- -
- User Prove Oracle ${\mathcal{O}}_{Prov{e}^{U}}$: On input $(m,\sigma =({\sigma}_{p},{\sigma}^{us},{\sigma}^{rs}))$, $\mathcal{D}$ requests a selective token ${\pi}^{S}$ on $p{k}_{i}^{us}$ from convertible undeniable signature scheme’s ${\mathcal{O}}_{SC}$ on input $({m}^{\prime},{\sigma}^{us})$, where ${m}^{\prime}=H(m,{\sigma}_{p},UP{K}_{i})$. $\mathcal{D}$ then returns a user proof ${\pi}^{U}={\pi}^{S}$.

**Phase 3**: $\mathcal{A}$ outputs a challenge message and signature pair $(\widehat{m},\widehat{\sigma})$ that is valid on $(UP{K}_{i},APK)$ and a proof $\widehat{\pi}$, with the restriction that $\widehat{\sigma}$ is not generated from ${\mathcal{O}}_{Sign}$. Note that $\widehat{\pi}$ can either be the ${\pi}^{A}$ by $p{k}_{0}^{us}$ or the ${\pi}^{U}$ by $p{k}_{1}^{us}$.

**Case 1**: ${\widehat{\sigma}}^{us}$ is generated by using $s{k}_{i}^{us}$, so $\mathrm{CUS}.\mathit{SVerify}(\widehat{m},{\widehat{\sigma}}^{us},p{k}_{0}^{us},{\widehat{\pi}}^{A})=\u201c0\u201d$ and $\mathrm{CUS}.\mathit{SVerify}(\widehat{m},{\widehat{\sigma}}^{us},p{k}_{i}^{us},{\widehat{\pi}}^{U})=\u201c1\u201d$ hold.**Case 2**: ${\widehat{\sigma}}^{us}$ is generated by using $s{k}_{0}^{us}$, but $\widehat{\pi}$ is not sound. Therefore, $\mathrm{CUS}.\mathit{SVerify}(\widehat{m},{\widehat{\sigma}}^{us},p{k}_{0}^{us},{\widehat{\pi}}^{A})=\u201c0\u201d$ and $\mathrm{CUS}.\mathit{SVerify}(\widehat{m},{\widehat{\sigma}}^{us},p{k}_{i}^{us},{\widehat{\pi}}^{U})=\u201c1\u201d$.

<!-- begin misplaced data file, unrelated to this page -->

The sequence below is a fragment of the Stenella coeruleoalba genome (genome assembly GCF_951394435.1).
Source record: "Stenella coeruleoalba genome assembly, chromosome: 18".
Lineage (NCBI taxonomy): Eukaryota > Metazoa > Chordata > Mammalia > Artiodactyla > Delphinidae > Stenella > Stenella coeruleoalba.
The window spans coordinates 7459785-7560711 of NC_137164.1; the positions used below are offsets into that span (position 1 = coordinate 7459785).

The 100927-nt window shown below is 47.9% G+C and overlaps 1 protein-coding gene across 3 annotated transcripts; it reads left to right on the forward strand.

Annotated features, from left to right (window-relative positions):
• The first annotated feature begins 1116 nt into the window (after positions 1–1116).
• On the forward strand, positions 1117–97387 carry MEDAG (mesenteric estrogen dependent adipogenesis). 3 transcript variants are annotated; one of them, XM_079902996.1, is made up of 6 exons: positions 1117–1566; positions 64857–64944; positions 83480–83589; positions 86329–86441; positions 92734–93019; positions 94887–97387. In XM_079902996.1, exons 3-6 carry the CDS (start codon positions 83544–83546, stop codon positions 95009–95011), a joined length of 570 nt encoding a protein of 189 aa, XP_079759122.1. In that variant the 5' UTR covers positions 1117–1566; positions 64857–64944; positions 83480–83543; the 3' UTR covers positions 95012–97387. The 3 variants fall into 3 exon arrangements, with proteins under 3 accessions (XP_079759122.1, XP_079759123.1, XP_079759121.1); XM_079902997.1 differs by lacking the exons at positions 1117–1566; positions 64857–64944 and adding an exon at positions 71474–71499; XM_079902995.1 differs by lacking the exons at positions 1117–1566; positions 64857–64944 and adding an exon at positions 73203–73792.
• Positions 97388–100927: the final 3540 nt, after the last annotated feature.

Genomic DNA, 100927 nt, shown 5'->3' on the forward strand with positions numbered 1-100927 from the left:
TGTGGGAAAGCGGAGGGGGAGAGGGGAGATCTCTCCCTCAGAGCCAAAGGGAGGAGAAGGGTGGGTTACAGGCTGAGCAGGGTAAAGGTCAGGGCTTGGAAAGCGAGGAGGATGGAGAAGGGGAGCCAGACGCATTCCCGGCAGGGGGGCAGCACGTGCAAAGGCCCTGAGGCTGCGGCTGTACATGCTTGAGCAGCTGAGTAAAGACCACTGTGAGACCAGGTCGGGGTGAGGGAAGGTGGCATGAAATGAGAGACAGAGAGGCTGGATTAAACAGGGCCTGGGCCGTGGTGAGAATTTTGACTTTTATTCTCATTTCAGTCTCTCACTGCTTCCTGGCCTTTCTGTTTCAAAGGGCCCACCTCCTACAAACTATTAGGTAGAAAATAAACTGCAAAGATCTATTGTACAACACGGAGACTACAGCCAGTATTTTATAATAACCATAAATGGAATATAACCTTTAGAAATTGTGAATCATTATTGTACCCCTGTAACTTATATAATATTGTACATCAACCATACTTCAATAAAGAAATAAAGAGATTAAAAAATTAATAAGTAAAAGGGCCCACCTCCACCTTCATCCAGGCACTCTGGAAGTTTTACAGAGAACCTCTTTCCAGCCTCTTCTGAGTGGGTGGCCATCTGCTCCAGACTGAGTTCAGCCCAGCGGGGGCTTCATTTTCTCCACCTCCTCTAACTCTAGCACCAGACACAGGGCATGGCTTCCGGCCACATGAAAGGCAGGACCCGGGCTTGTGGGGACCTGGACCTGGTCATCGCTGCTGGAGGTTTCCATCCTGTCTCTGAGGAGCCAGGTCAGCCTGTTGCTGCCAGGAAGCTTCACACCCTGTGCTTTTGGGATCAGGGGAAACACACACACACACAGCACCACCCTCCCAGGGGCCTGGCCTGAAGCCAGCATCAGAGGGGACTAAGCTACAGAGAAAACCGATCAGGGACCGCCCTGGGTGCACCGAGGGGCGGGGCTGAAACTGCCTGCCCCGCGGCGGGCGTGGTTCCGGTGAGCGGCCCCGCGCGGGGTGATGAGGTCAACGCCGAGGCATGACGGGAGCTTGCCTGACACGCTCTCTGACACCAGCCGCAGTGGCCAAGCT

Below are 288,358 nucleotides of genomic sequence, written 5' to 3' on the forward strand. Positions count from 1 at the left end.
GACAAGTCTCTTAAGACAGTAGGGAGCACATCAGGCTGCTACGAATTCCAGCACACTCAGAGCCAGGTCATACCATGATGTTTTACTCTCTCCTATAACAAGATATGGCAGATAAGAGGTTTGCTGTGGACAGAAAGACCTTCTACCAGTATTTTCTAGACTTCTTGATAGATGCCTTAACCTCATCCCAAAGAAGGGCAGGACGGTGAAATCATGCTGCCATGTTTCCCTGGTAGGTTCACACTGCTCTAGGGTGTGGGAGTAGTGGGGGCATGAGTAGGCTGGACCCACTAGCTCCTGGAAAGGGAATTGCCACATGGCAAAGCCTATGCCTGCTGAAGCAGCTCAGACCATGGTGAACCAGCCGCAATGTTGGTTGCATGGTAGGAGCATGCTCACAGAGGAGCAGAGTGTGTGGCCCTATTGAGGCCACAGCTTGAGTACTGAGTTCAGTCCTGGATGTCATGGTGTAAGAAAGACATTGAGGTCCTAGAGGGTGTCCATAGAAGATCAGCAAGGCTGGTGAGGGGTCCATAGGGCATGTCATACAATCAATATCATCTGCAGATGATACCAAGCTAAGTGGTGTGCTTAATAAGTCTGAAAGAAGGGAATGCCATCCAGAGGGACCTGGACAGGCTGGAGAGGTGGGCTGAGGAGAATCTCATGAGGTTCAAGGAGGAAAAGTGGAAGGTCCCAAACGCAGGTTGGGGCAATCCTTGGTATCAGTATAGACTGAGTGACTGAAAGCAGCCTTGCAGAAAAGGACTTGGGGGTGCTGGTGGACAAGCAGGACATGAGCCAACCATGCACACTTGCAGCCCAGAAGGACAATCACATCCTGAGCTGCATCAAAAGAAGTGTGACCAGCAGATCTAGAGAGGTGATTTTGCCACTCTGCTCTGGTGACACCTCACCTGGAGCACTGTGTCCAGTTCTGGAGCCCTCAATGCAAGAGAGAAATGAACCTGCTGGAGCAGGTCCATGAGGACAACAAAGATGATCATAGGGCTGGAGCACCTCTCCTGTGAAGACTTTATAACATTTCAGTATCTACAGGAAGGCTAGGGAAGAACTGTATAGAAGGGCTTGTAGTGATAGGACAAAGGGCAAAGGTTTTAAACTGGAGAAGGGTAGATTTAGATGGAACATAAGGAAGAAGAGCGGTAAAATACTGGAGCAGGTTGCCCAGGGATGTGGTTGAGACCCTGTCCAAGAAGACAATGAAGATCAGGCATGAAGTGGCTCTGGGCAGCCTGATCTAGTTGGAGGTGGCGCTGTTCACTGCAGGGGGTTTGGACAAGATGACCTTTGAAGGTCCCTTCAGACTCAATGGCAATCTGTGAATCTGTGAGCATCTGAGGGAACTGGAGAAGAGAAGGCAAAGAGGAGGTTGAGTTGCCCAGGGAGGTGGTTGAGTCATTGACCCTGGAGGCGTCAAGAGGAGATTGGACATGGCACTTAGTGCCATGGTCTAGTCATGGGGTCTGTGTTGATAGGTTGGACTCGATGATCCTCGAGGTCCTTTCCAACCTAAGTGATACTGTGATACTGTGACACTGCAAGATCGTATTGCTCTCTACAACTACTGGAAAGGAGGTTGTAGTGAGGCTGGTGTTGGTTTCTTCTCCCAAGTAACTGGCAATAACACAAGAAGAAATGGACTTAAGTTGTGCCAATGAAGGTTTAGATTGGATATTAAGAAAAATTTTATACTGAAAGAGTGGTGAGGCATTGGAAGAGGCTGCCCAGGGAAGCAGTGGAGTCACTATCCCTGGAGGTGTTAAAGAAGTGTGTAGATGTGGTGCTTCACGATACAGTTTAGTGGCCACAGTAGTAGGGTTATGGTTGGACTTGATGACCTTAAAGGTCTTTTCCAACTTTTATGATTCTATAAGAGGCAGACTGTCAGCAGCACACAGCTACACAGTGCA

**Case 1**and breaks the completeness and soundness of convertible undeniable signature scheme in

**Case 2**. This shows that there exists a PPT $\mathcal{D}$ that can either $(t,{q}_{PSign},{q}_{Sign},{q}_{Prov{e}^{U}},\epsilon )$-break the EUF-CMA or the completeness and soundness of the underlying convertible undeniable signature scheme if there exists $\mathcal{A}$ which can $(t,{q}_{PSign},{q}_{Sign},{q}_{Prov{e}^{U}},\epsilon )$-break the type II accountability. This contradicts the EUF-CMA and the completeness and soundness of the underlying convertible undeniable signature scheme, hence our OFE protocol is type II accountable. □